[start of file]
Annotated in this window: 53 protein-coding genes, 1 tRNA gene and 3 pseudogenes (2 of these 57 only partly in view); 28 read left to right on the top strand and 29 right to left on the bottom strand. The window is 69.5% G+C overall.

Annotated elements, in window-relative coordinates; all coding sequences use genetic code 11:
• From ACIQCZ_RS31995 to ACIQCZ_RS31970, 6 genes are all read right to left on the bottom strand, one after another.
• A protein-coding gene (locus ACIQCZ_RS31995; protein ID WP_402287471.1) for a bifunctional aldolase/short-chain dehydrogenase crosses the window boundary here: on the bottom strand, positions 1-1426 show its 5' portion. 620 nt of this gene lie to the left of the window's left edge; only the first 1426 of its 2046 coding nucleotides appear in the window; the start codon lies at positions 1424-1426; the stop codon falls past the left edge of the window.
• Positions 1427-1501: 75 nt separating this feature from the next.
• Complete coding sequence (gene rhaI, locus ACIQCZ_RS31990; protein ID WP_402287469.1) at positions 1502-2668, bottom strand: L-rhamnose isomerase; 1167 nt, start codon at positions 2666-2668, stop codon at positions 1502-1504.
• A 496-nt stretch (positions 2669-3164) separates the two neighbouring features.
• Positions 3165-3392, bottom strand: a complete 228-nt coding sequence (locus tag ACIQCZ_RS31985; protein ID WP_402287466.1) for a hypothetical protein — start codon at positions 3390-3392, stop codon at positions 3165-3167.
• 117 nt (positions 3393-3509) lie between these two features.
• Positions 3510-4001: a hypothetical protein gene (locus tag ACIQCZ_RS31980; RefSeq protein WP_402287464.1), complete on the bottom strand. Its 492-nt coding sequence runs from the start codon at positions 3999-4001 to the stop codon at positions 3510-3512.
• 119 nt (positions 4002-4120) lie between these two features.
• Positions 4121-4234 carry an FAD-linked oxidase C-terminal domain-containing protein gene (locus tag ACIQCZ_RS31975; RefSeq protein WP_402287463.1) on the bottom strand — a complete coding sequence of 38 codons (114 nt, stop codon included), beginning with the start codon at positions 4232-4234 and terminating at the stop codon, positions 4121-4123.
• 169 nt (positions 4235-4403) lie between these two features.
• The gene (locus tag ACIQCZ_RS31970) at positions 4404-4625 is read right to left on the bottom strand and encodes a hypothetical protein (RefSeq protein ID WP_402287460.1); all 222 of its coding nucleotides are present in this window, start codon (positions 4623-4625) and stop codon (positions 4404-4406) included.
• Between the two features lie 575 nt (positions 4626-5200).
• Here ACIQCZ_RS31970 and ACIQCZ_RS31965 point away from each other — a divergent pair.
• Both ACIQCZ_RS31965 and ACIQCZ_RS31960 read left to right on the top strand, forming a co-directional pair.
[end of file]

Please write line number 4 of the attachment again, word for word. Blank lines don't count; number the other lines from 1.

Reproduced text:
• A protein-coding gene (locus ACIQCZ_RS31995; protein ID WP_402287471.1) for a bifunctional aldolase/short-chain dehydrogenase crosses the window boundary here: on the bottom strand, positions 1-1426 show its 5' portion. 620 nt of this gene lie to the left of the window's left edge; only the first 1426 of its 2046 coding nucleotides appear in the window; the start codon lies at positions 1424-1426; the stop codon falls past the left edge of the window.